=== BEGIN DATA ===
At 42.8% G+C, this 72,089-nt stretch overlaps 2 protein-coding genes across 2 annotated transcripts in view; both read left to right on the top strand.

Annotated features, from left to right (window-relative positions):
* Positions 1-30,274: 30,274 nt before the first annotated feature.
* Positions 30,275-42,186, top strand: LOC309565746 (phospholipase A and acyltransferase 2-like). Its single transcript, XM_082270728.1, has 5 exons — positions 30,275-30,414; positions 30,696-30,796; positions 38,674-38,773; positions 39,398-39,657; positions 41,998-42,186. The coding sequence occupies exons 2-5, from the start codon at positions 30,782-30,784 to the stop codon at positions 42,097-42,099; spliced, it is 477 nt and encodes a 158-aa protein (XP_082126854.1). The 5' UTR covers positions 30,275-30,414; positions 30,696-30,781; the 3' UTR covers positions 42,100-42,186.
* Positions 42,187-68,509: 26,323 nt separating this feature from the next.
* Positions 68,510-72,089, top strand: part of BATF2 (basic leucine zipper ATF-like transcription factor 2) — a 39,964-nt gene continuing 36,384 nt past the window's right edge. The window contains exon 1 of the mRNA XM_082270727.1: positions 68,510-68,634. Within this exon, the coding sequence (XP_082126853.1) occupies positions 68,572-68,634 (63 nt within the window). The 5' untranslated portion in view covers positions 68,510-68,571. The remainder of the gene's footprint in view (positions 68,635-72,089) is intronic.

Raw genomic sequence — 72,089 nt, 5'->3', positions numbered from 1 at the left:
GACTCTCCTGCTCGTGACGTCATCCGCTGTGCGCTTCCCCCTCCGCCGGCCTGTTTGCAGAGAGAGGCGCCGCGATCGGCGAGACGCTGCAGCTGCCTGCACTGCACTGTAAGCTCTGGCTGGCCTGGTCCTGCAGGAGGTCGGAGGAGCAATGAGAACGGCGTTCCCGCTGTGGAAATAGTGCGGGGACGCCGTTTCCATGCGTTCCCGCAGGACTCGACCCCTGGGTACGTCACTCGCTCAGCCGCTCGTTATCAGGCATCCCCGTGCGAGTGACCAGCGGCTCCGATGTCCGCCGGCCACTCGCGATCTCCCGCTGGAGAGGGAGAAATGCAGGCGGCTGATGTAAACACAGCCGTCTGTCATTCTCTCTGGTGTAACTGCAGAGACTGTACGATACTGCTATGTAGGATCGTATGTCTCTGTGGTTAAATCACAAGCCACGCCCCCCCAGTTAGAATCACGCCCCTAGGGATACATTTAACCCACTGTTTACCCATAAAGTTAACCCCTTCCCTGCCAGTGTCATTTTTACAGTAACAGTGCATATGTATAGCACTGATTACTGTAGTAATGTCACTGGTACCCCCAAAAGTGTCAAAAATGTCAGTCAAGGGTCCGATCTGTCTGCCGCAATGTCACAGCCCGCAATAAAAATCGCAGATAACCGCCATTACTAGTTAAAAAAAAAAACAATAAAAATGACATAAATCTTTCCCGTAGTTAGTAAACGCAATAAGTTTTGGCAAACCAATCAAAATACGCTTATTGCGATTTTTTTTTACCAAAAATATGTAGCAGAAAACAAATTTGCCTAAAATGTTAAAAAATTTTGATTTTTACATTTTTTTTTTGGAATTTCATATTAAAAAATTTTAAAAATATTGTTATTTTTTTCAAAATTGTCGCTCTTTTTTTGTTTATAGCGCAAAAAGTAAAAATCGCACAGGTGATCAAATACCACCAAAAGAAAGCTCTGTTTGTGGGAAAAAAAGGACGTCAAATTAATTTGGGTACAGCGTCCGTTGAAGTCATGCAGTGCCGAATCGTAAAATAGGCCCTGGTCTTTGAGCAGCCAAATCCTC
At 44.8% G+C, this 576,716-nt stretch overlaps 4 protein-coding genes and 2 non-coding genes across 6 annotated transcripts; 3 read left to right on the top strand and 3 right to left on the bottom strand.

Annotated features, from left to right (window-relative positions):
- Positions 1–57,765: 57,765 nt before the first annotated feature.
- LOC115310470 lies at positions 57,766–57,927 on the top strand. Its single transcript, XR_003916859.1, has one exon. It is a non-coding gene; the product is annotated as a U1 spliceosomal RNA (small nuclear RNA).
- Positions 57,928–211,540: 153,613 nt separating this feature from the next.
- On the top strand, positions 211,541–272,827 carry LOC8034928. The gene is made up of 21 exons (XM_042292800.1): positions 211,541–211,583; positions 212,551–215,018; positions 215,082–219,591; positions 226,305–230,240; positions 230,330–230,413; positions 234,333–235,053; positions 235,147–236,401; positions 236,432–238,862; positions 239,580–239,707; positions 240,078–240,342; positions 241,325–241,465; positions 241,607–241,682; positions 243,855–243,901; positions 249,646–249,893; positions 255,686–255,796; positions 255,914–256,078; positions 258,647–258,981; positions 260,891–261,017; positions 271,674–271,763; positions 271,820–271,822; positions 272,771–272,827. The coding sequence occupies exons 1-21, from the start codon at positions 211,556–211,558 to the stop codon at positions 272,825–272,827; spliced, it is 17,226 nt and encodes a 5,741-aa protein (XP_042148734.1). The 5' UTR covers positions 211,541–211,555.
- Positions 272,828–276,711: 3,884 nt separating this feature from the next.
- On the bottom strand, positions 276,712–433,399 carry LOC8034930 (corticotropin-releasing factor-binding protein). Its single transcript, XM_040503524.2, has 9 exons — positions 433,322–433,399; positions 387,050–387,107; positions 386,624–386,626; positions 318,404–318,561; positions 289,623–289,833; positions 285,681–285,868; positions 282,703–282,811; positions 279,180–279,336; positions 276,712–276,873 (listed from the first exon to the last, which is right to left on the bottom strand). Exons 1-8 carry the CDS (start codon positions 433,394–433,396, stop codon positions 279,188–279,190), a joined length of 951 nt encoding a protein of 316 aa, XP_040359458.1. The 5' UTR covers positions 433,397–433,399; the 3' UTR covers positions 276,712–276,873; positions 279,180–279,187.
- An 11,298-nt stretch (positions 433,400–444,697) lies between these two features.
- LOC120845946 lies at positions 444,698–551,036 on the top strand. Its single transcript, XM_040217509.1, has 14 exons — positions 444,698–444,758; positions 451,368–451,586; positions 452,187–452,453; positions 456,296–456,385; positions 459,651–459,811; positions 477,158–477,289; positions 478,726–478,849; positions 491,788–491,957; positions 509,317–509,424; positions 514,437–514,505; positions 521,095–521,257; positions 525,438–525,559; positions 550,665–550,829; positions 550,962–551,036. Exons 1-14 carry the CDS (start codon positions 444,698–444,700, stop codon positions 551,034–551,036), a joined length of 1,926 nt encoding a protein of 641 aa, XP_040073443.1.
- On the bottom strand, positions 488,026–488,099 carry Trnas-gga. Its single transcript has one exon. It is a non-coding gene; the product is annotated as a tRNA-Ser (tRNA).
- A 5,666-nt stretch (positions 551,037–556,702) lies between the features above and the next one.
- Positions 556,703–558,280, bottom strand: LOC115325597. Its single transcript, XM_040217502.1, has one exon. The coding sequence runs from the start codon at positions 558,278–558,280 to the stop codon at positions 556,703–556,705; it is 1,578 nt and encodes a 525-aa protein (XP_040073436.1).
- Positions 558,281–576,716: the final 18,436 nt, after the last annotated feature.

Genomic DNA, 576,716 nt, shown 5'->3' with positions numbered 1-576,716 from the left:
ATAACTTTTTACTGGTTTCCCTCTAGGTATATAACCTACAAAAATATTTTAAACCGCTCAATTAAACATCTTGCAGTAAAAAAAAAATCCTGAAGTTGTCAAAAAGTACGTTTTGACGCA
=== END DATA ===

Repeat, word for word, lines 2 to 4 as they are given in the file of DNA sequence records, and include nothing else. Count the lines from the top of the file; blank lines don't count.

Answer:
Annotated features, from left to right (window-relative positions):
* Positions 1-30,274: 30,274 nt before the first annotated feature.
* Positions 30,275-42,186, top strand: LOC309565746 (phospholipase A and acyltransferase 2-like). Its single transcript, XM_082270728.1, has 5 exons — positions 30,275-30,414; positions 30,696-30,796; positions 38,674-38,773; positions 39,398-39,657; positions 41,998-42,186. The coding sequence occupies exons 2-5, from the start codon at positions 30,782-30,784 to the stop codon at positions 42,097-42,099; spliced, it is 477 nt and encodes a 158-aa protein (XP_082126854.1). The 5' UTR covers positions 30,275-30,414; positions 30,696-30,781; the 3' UTR covers positions 42,100-42,186.